135.Fo SYSCTL_ADD_ULONG
136.Fa "struct sysctl_ctx_list *ctx"
137.Fa "struct sysctl_oid_list *parent"
138.Fa "int number"
139.Fa "NAME"
140.Fa "int access"
141.Fa "unsigned long *arg"
142.Fa "0"
143.Fa "char *descr"
144.Fc
145.Ft struct sysctl_oid *
146.Fo SYSCTL_ADD_OPAQUE
147.Fa "struct sysctl_ctx_list *ctx"
148.Fa "struct sysctl_oid_list *parent"
149.Fa "int number"
150.Fa "NAME"
151.Fa "int access"
152.Fa "void *arg"
153.Fa "size_t *len"
154.Fa "char *descr"
155.Fc
156.Ft struct sysctl_oid *
157.Fo SYSCTL_ADD_STRUCT
158.Fa "struct sysctl_ctx_list *ctx"
159.Fa "struct sysctl_oid_list *parent"
160.Fa "int number"
161.Fa "NAME"
162.Fa "int access"
163.Fa "struct TYPE *arg"
164.Fa "TYPE"
165.Fa "char *descr"
166.Fc
167.Ft struct sysctl_oid *
168.Fo SYSCTL_ADD_PROC
169.Fa "struct sysctl_ctx_list *ctx"
170.Fa "struct sysctl_oid_list *parent"
171.Fa "int number"
172.Fa "NAME"
173.Fa "int access"
174.Fa "0"
175.Fa "0"
176.Fa "int (*handler) (SYSCTL_HANDLER_ARGS)"
177.Fa "char *format"
178.Fa "char *descr"
179.Fc
180.Sh DESCRIPTION
181These functions and macros provide an interface
182for creating and deleting sysctl oids at runtime
183(e.g. during lifetime of a module).
184The alternative method,
185based on linker sets (see
44cb301e 186.In sys/linker_set.h
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187and
188.\" XXX Manual pages should avoid referencing source files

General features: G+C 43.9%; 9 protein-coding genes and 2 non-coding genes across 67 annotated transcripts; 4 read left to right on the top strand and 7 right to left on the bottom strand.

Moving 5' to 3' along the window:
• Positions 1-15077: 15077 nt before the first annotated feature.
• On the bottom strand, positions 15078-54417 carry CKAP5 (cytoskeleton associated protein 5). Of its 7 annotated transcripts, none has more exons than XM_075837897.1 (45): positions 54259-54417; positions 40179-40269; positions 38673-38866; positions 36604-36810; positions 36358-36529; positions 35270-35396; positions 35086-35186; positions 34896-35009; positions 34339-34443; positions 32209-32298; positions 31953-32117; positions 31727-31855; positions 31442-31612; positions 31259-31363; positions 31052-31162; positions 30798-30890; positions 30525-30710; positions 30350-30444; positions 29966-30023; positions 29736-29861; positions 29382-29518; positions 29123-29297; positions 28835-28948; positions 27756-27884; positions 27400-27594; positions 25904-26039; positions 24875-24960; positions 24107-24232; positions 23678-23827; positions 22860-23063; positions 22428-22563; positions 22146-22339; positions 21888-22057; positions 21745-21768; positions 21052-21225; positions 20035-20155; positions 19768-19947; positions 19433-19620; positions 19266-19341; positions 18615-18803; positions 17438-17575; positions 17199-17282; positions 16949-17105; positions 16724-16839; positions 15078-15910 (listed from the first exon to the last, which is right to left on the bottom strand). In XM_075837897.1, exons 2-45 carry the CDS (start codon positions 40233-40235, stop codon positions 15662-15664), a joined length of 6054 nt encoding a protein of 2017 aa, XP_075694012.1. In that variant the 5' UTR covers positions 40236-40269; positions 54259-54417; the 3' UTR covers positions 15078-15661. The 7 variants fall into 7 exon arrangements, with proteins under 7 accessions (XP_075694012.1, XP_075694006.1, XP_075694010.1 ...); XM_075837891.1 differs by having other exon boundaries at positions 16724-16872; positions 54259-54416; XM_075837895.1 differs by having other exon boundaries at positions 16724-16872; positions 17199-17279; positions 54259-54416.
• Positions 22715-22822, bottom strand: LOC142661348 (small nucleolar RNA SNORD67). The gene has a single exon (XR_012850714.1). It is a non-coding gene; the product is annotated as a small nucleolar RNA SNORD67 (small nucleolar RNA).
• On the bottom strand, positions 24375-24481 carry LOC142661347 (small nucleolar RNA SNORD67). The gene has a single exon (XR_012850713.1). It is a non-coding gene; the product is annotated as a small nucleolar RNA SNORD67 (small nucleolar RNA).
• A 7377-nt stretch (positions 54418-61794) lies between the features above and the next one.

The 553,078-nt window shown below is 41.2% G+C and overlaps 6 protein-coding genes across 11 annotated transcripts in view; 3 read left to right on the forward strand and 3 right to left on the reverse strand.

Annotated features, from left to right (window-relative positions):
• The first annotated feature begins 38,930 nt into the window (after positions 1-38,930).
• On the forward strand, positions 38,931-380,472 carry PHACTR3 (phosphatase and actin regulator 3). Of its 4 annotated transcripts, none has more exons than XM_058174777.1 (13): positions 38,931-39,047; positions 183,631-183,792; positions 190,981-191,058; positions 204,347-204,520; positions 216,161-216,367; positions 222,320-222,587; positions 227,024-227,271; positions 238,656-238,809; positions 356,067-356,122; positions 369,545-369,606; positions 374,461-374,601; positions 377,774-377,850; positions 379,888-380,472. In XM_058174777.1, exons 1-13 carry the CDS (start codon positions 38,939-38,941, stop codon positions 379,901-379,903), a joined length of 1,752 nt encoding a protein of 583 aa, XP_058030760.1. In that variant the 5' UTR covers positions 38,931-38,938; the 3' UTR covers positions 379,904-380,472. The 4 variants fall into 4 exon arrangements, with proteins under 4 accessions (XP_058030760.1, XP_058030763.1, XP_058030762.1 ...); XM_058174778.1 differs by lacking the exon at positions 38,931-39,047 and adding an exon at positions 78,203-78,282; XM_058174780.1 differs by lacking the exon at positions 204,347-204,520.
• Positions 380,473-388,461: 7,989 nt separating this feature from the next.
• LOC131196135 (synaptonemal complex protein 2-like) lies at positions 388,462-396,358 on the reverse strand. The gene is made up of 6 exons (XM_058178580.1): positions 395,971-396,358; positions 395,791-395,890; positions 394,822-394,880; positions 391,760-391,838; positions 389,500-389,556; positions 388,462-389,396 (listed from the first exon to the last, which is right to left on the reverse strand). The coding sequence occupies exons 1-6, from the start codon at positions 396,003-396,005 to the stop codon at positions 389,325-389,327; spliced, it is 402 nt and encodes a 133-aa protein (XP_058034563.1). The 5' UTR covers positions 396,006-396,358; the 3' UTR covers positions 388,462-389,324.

189.Pa src/sys/kern/kern_sysctl.c
190for details), only allows creation and deletion
191on module load and unload respectively.
192.Pp
193Dynamic oids of type
194.Dv CTLTYPE_NODE
195are reusable
196so that several code sections can create and delete them,
197but in reality they are allocated and freed
198based on their reference count.
199As a consequence,
200it is possible for two or more code sections
201to create partially overlapping trees that they both can use.
202It is not possible to create overlapping leaves,
203nor to create different child types with the same name and parent.
204.Pp
205Newly created oids are connected to their parent nodes.
206In all these functions and macros
207(with the exception of
208.Fn sysctl_remove_oid ) ,
209one of the required parameters is
210.Fa parent ,
211which points to the head of the parent's list of children.
212.Pp
213Most top level categories are created statically.
214When connecting to existing static oids,
215this pointer can be obtained with the
216.Fn SYSCTL_STATIC_CHILDREN
217macro, where the
218.Fa OID_NAME
219argumwent is name of the parent oid of type
220.Dv CTLTYPE_NODE
221(i.e. the name displayed by
222.Xr sysctl 8 ,
223preceded by underscore, and with all dots replaced with underscores).
224.Pp
225When connecting to an existing dynamic oid, this pointer